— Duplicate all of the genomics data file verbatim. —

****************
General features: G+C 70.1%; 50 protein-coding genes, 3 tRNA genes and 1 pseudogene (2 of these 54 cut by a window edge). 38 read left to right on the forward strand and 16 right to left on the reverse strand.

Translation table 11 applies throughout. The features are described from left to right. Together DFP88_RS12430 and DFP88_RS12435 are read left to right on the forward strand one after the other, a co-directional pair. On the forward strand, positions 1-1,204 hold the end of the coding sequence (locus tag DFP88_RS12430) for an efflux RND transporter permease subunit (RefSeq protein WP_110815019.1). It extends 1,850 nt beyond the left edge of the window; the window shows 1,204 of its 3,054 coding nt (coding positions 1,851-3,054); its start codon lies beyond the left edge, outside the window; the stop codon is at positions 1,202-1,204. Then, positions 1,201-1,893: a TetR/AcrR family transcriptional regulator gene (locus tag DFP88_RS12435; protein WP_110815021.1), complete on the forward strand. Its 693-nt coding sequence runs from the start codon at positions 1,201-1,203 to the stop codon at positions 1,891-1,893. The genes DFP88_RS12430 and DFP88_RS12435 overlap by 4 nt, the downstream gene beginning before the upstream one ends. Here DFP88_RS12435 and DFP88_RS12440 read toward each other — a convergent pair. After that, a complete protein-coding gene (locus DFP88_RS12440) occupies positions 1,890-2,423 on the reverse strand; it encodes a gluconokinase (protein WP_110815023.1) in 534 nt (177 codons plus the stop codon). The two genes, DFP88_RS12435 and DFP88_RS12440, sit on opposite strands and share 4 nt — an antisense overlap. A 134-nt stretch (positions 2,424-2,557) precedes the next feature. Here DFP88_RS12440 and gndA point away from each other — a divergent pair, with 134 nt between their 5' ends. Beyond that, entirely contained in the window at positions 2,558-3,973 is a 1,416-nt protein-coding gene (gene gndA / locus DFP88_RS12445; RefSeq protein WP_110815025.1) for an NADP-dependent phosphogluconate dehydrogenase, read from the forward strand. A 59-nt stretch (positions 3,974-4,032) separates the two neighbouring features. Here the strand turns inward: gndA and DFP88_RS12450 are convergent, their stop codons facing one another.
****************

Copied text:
General features: G+C 70.1%; 50 protein-coding genes, 3 tRNA genes and 1 pseudogene (2 of these 54 cut by a window edge). 38 read left to right on the forward strand and 16 right to left on the reverse strand.

Translation table 11 applies throughout. The features are described from left to right. Together DFP88_RS12430 and DFP88_RS12435 are read left to right on the forward strand one after the other, a co-directional pair. On the forward strand, positions 1-1,204 hold the end of the coding sequence (locus tag DFP88_RS12430) for an efflux RND transporter permease subunit (RefSeq protein WP_110815019.1). It extends 1,850 nt beyond the left edge of the window; the window shows 1,204 of its 3,054 coding nt (coding positions 1,851-3,054); its start codon lies beyond the left edge, outside the window; the stop codon is at positions 1,202-1,204. Then, positions 1,201-1,893: a TetR/AcrR family transcriptional regulator gene (locus tag DFP88_RS12435; protein WP_110815021.1), complete on the forward strand. Its 693-nt coding sequence runs from the start codon at positions 1,201-1,203 to the stop codon at positions 1,891-1,893. The genes DFP88_RS12430 and DFP88_RS12435 overlap by 4 nt, the downstream gene beginning before the upstream one ends. Here DFP88_RS12435 and DFP88_RS12440 read toward each other — a convergent pair. After that, a complete protein-coding gene (locus DFP88_RS12440) occupies positions 1,890-2,423 on the reverse strand; it encodes a gluconokinase (protein WP_110815023.1) in 534 nt (177 codons plus the stop codon). The two genes, DFP88_RS12435 and DFP88_RS12440, sit on opposite strands and share 4 nt — an antisense overlap. A 134-nt stretch (positions 2,424-2,557) precedes the next feature. Here DFP88_RS12440 and gndA point away from each other — a divergent pair, with 134 nt between their 5' ends. Beyond that, entirely contained in the window at positions 2,558-3,973 is a 1,416-nt protein-coding gene (gene gndA / locus DFP88_RS12445; RefSeq protein WP_110815025.1) for an NADP-dependent phosphogluconate dehydrogenase, read from the forward strand. A 59-nt stretch (positions 3,974-4,032) separates the two neighbouring features. Here the strand turns inward: gndA and DFP88_RS12450 are convergent, their stop codons facing one another.